Quarterly newsletter on Soft Specialty Contact Lens
Research, Developments, Designs and Materials   SUMMER 2014

Soft Lens Decentration

Scleral Shape & Soft Lens Centration On-Eye 


The fitting properties of contact lenses that extend beyond the limbus such as soft and scleral lens designs are dramatically influenced by the underlying shape of the peripheral cornea, the limbus and the sclera. Studies at Pacific University in the United States indicate that intra- and inter-ocular asymmetries in scleral shape exist between the nasal and temporal quadrants of each eye. The cumulative impact of this appears to significantly influence the on-eye positioning of soft contact lenses and, ultimately, the placement of lens optics over the pupil and line-of-sight. In clinical practice, subtle anomalies in the positioning (centration) of soft contact lenses are easily overlooked, and generally there is little optical consequence when single vision optics are used. However, when fitting more complex optics, lens centration takes on greater importance. For instance, these collective findings are of particular significance for optimal delivery of multifocal optics for aging patients with presbyopia and for children in need of myopia control. Click here for full report.


Maria Walker and Patrick Caroline
Portland (OR) USA
Custom Soft Torics Can Fill the Gap 
Conventional Toric Soft Lenses, Hospital Based Contact Lens Practice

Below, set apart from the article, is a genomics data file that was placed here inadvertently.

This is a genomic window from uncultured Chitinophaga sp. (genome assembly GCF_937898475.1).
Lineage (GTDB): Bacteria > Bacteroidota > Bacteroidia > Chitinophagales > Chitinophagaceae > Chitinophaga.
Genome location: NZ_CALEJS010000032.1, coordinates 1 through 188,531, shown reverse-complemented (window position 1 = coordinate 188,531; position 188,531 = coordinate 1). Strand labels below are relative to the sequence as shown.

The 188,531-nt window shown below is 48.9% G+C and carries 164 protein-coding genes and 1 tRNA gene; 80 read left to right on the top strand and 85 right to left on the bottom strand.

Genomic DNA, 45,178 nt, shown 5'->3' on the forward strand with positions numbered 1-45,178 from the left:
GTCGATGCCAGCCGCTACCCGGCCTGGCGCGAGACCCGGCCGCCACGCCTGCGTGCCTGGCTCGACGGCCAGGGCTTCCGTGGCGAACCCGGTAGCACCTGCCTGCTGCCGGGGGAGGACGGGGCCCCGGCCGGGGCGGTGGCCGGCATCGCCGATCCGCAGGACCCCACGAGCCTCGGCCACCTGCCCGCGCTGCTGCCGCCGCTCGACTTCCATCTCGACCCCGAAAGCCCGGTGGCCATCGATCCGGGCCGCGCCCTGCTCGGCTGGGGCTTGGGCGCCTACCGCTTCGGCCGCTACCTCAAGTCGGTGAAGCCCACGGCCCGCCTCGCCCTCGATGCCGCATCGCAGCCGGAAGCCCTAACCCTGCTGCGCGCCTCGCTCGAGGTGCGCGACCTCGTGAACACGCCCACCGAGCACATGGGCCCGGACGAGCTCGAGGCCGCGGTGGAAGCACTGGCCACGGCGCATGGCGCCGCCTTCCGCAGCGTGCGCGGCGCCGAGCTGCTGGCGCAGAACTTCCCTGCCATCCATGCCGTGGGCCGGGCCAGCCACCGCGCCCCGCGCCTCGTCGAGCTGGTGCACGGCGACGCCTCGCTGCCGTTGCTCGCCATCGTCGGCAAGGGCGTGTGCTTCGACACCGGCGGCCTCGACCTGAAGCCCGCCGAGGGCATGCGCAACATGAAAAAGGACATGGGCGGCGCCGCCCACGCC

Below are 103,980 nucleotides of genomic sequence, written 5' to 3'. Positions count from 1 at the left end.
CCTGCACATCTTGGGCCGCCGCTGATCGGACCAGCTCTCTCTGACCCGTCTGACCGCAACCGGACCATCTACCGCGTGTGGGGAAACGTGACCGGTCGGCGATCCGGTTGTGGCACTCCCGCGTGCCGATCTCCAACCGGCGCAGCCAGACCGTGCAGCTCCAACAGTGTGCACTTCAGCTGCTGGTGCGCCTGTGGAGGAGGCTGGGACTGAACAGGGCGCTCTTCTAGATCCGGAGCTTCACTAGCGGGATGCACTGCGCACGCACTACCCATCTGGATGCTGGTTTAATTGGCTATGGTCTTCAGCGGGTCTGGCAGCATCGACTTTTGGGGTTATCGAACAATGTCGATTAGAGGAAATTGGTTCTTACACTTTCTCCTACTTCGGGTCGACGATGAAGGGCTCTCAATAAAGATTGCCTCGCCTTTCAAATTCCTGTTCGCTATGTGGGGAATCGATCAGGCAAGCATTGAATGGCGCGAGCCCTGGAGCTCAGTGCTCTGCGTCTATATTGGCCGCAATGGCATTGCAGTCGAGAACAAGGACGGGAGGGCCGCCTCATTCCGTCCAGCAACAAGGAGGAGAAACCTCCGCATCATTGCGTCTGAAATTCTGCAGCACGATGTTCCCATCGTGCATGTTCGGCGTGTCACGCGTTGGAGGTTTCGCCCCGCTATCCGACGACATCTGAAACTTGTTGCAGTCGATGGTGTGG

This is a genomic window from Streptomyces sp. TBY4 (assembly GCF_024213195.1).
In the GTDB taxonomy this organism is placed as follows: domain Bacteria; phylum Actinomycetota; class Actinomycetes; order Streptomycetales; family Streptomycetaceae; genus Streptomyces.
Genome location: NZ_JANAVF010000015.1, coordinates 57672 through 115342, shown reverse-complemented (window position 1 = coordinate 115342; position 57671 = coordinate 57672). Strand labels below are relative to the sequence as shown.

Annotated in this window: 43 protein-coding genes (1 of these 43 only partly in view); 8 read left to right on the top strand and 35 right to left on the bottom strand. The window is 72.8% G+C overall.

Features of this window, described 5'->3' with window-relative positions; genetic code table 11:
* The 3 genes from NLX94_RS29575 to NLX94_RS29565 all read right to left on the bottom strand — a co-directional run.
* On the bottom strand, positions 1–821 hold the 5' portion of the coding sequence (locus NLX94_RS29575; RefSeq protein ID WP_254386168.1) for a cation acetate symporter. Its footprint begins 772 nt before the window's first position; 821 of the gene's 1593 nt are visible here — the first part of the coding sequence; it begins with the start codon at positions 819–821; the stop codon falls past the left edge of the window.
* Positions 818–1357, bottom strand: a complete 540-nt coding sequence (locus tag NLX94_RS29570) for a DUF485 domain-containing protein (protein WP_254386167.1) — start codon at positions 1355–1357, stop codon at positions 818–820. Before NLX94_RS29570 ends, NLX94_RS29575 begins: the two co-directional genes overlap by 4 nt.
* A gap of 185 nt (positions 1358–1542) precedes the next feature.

Frequent replacement toric lenses are restricted to cylindrical powers of -2.75D to -3.50D in hydrogel materials and only up to -2.25D in silicone hydrogel materials. Out of a large group of soft contact lens fits in their practice, Rajni Rajan and Rajeswari Mahadevan retrospectively looked at the use of toric soft lenses. Though the design, material, and power range of marketed toric lenses have improved, the contact lens industry should strive to expand the powers and axes of frequent replacement soft toric lenses, the authors state. John Mark Jackson also looks at toric lenses in his article 'Tune Up Your Toric Fits.' One of the items of interest that he describes is that the amount of residual astigmatism induced by axis misalignment varies with the cylinder power of the lens. For a 0.75D lens cylinder, 10° of axis misalignment results in only 0.25D residual astigmatism, but in a 2.75D lens cylinder the residual astigmatism is 0.92D, which is surely clinically significant.

Multifocal Lenses: Beyond Presbyopia
Myopia, Children, Peripheral Plus Power, Orthokeratology

In Contact Lens Spectrum, two columns report on soft lenses for myopia control: Jeff Walline describes his experience with fitting kids with these lenses as well as what multifocal lenses are currently commercially suitable for myopia control. He mentions the importance of educating the potential lens wearer and the parents about the modality. . David Berntsen looks at the literature in this regard, and at the amount of reduction that can be gained: currently it varies on average between 25% and 50%. Based on information from podiums at different conferences, it appears that 'high plus' in the periphery is needed to obtain a good result. A -1.00D myope can gain +1.00D of power in the periphery with orthokeratology - which may not be enough. For that reason, in these early stages, soft lenses may be preferred over orthokeratology, with a choice of (high) peripheral plus power. See also www.myopiaprevention.org for more on this topic.